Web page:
Horses

The Friesian (also Frizian) is a horse breed originating in Friesland, in the Netherlands. Although the conformation of the breed resembles that of a light draught horse, Friesians are graceful and nimble for their size. It is believed that during the Middle Ages, ancestors of Friesian horses were in great demand as war horses throughout continental Europe. Through the Early Middle Ages and High Middle Ages, their size enabled them to carry a knight in armour. In the Late Middle Ages, heavier, draught type animals were needed. Though the breed nearly became extinct on more than one occasion, the modern day Friesian horse is growing in numbers and popularity, used both in harness and under saddle. Most recently, the breed is being introduced to the field of dressage.

The horse adapted to survive in areas of wide-open terrain with sparse vegetation, surviving in an ecosystem where other large grazing animals, especially ruminants, could not.[118] Horses and other equids are odd-toed ungulates of the order Perissodactyla, a group of mammals that was dominant during the Tertiary period. In the past, this order contained 14 families, but only three—Equidae (the horse and related species), Tapiridae (the tapir), and Rhinocerotidae (the rhinoceroses)—have survived to the present day.[119]

The Morgan horse originated from a stallion given to Justin Morgan of Vermont around 1795. This breed has become a most versatile horse for riding, pulling carriages, farm labour, and cattle cutting. It was the ideal army charger. It stands about 15 hands high and is robust, good-natured, willing, and intelligent. Its coat is dark brown or liver chestnut.

The Andalusian, a high-stepping spirited horse, and the small but enduring Barb produced the Lipizzaner, which was named after the stud farm founded near Trieste, Italy, in 1580. Originally of all colours, the Lipizzaner is gray or, now exceptionally, bay. It is small, rarely over 15 hands high, of powerful build but with slender legs and with a long silky mane and tail. Intelligence and sweetness of disposition as well as gracefulness destined it for academic horsemanship, notably as practiced at the Spanish Riding School of Vienna.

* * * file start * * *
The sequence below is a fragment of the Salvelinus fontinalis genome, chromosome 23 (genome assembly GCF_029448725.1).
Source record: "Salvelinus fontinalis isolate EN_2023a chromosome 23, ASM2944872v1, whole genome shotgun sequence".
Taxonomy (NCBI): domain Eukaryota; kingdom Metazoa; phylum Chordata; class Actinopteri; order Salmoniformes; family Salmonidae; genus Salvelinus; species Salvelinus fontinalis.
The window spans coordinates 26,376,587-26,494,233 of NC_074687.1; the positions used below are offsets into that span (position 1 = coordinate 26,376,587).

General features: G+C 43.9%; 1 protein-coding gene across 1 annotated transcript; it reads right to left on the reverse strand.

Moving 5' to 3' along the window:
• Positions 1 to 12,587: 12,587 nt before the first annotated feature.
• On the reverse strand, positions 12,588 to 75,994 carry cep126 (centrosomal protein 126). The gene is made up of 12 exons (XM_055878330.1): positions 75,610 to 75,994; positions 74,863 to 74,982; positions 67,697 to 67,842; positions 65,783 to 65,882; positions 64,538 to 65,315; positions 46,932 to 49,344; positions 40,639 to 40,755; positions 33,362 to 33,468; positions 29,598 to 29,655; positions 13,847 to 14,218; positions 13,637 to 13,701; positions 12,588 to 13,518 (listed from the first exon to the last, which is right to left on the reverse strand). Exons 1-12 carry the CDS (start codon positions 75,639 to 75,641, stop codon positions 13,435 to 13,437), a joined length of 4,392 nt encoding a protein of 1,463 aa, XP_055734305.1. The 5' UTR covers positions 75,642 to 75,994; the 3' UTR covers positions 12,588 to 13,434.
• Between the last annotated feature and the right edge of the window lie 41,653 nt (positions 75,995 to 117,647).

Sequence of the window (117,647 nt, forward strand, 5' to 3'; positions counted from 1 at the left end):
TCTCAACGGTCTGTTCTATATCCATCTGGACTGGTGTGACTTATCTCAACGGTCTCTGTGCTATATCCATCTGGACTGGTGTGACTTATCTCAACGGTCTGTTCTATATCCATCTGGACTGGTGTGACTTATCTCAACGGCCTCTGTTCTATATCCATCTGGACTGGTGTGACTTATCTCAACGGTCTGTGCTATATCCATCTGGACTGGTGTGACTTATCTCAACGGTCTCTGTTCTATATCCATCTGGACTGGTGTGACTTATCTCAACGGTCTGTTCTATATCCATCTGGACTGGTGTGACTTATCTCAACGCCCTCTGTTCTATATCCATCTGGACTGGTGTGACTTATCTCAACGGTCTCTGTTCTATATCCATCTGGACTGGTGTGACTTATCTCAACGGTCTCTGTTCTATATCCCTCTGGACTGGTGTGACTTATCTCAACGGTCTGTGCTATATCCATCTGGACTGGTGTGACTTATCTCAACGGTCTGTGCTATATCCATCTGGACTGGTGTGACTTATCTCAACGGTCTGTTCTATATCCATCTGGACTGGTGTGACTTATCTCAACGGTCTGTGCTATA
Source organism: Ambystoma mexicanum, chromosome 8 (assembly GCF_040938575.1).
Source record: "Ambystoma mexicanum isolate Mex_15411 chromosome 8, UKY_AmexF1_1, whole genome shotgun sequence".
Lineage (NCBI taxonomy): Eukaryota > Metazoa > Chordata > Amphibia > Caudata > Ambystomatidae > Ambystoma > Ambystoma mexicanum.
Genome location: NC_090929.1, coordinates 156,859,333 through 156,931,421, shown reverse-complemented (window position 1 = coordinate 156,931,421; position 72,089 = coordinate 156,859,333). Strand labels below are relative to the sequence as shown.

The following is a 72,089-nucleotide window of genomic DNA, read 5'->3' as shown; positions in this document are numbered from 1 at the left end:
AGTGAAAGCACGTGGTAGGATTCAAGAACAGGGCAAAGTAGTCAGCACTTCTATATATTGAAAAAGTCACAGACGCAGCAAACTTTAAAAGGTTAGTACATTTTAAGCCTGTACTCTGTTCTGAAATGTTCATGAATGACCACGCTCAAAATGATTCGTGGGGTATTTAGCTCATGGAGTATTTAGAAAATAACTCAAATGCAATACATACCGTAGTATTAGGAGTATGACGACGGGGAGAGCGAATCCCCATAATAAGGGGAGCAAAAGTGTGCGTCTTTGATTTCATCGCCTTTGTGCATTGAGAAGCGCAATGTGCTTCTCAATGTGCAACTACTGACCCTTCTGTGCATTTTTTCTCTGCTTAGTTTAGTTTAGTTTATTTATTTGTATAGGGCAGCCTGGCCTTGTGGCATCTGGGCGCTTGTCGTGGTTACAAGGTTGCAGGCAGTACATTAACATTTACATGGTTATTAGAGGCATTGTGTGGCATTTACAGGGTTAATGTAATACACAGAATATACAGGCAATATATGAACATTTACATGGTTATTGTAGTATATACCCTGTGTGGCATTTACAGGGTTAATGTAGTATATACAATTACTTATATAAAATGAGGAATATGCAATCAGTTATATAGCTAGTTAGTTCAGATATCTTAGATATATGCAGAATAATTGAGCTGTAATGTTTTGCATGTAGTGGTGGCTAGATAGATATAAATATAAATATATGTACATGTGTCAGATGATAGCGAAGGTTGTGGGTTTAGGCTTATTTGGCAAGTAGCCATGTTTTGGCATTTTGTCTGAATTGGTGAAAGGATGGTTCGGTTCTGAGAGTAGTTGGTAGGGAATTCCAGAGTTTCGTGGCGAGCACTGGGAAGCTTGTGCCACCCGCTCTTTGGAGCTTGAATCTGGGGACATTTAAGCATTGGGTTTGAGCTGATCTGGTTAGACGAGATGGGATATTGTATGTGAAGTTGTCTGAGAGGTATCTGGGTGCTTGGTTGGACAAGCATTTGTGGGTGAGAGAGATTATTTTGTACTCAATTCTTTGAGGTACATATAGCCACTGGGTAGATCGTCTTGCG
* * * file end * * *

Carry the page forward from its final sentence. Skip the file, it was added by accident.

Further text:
Horses are frequently used in television, films and literature. They are sometimes featured as a major character in films about particular animals, but also used as visual elements that assure the accuracy of historical stories.[203] Both live horses and iconic images of horses are used in advertising to promote a variety of products.[204] The horse frequently appears in coats of arms in heraldry, in a variety of poses and equipment.[205] The mythologies of many cultures, including Greco-Roman, Hindu, Islamic, and Norse, include references to both normal horses and those with wings or additional limbs, and multiple myths also call upon the horse to draw the chariots of the Moon and Sun.[206] The horse also appears in the 12-year cycle of animals in the Chinese zodiac related to the Chinese calendar.[207]

The largest horse in recorded history was probably a Shire horse named Mammoth, who was born in 1848. He stood 21.2 1⁄4 hands (86.25 inches, 219 cm) high and his peak weight was estimated at 1,524 kilograms (3,360 lb).[28] The current record holder for the world's smallest horse is Thumbelina, a fully mature miniature horse affected by dwarfism. She is 17 in (43 cm) tall and weighs 57 lb (26 kg).[29]

The useful life of a horse varies according to the amount of work it is required to do and the maintenance furnished by its owner. A horse that is trained carefully and slowly and is given the necessary time for development may be expected to serve to an older age than a horse that is rushed in its training. Racehorses that enter into races at the age of two rarely remain on the turf beyond eight. Well-kept riding horses, on the contrary, may be used more than 20 years.

Appaloosa is a colour breed (see above) said to have descended in the Nez Percé Indian territory of North America from wild mustangs, which in turn descended from Spanish horses brought to the New World by explorers. The Appaloosa is 14.2 to 15.2 hands high, of sturdy build and of most diverse use; it is especially good in farmwork. There are various breeds of spotted horses in Europe and Asia, and the actual source of the spotting pattern in the Appaloosa is uncertain.

Horses exhibit a diverse array of coat colors and distinctive markings, described by a specialized vocabulary. Often, a horse is classified first by its coat color, before breed or sex.[41] Horses of the same color may be distinguished from one another by white markings,[42] which, along with various spotting patterns, are inherited separately from coat color.